He was a miracle baby. Born two months early in the 1950s, he spent his early days on life support in an incubator. The incubator saved his life but not his eyesight, which was lost due to the complications.
Music was both a love and talent from his earliest years. As a child, he played piano, harmonica, and drums. With a friend, he formed a duo that played at dances and parties. Ronnie White of the Miracles overheard the young boy playing harmonica and introduced him to the world of professional music. By 13, he had signed a contract with Motown and wrote a song that became a radio hit.
He was a success from the beginning. Before his teen years were over, he co-wrote much his own music and music for other groups, such as the Miracles and the Spinners. By the time he was 21, he had self-produced an album. As he explored his musical talent, he felt stifled by Motown, which had the final say in his music.
At 21, he created his own publishing company and renegotiated with Motown so he could have full artistic control over his music. Armed with creative freedom, he paved a new way in R&B music. His innovations on the synthesizer produced a unique, new sound that topped the charts.
His formidable musical talent also gave him a platform for addressing the issues close to his heart. At the height of his career, his music often addressed social issues such as poverty, drugs and war. His music was known for having a social conscience.
In the midst of this success, he was in a serious car accident that left him in a coma for several days. Within the year, he was back at his music career although the accident permanently damaged his sense of smell.
During his career, he has been the youngest person to have a number 1 hit, won several Grammy Awards for Album of the Year, and the Academy Award for Best Original Song among other awards. He has learned 9 instruments and is hailed for shaping the sound of pop music in the 70s and 80s.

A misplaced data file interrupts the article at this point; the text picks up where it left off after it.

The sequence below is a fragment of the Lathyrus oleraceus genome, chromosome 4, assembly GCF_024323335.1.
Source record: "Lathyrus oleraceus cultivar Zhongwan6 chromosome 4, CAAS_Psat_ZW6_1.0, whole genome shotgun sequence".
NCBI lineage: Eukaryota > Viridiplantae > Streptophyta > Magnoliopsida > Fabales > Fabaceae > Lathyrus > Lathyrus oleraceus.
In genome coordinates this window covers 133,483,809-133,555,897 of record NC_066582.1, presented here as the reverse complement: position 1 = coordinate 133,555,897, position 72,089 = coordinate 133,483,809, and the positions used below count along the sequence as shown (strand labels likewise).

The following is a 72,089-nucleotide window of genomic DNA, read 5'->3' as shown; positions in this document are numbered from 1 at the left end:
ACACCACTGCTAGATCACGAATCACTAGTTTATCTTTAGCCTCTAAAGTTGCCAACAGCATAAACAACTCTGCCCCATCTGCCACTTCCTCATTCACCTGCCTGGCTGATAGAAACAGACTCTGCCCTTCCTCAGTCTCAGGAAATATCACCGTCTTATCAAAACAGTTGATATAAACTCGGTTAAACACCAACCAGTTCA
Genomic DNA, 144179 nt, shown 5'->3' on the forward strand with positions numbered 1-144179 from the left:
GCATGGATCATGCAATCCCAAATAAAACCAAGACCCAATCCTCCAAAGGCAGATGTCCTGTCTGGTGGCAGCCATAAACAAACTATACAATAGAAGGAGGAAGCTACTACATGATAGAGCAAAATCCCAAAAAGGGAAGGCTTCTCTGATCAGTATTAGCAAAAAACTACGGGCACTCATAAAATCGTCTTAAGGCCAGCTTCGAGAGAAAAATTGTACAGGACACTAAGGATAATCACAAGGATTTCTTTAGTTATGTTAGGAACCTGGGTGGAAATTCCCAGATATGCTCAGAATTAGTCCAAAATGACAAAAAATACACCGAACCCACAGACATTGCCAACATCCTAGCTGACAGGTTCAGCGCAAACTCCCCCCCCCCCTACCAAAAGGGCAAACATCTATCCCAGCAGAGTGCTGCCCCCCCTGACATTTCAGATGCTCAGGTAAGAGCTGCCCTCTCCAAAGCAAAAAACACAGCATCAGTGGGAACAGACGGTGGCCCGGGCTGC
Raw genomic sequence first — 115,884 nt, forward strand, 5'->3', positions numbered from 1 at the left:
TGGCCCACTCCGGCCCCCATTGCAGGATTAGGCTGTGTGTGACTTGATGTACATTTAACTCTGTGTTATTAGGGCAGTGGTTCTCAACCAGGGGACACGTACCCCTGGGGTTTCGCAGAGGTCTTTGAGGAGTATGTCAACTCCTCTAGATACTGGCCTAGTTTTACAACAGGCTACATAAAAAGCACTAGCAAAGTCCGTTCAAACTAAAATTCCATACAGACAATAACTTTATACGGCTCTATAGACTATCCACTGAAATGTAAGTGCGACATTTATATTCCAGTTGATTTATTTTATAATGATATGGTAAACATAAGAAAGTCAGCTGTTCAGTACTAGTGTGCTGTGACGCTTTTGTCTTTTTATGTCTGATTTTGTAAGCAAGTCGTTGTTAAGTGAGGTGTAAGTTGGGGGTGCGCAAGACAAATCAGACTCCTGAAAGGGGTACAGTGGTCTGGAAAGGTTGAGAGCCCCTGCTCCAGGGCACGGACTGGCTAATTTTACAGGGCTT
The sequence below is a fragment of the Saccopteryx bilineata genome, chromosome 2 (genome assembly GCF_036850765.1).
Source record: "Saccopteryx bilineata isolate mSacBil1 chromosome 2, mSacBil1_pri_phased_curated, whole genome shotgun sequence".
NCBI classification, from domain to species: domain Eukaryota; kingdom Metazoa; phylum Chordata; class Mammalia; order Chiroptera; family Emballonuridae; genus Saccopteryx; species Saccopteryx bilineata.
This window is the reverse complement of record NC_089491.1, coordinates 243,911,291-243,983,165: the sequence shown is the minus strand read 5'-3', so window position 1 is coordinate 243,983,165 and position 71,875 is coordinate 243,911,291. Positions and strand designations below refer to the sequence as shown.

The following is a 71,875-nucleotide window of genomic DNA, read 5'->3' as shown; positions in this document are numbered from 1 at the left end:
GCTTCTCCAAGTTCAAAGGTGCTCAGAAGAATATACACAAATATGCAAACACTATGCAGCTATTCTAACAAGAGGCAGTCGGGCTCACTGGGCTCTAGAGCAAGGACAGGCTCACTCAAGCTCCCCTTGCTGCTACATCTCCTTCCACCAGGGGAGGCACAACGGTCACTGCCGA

As his sphere of influence grew, he used his wealth and position to promote causes that were important to him. Most notably, he successfully campaigned for Martin Luther King Jr.’s birthday to become a national holiday. In addition, he sponsored a home for children with disabilities, became active in Mothers Against Drunk Driving, the Charge Against Hunger Program, and the anti-apartheid movement.
In a 2012 interview with The Guardian, he was asked if his disadvantages made him the success he is today. He responded, “Do you know, it’s funny but I never thought of being blind as a disadvantage… I am what I am. I love me! And I don’t mean that egotistically – I love that God has allowed me to take whatever it was that I had and to make something out of it.”
Who is this musician and activist? Stevie Wonder. In the 70s, his musical innovation led the way for a new sound in R&B. His success in music gave him a public platform for speaking up about social issues. How did he achieve all this success? By recognizing that his innate talent didn’t need to be stifled by what people would often consider to be ‘disadvantages.’ Incight applauds everyone who refuses to let limiting beliefs stand in the way of their potential! Thank you, Stevie, for being an inspiration to us all.
Keep an eye out next month for the story of a man who got his start as a zombie in a Thriller reenactment and moved on to fulfill his dream of acting.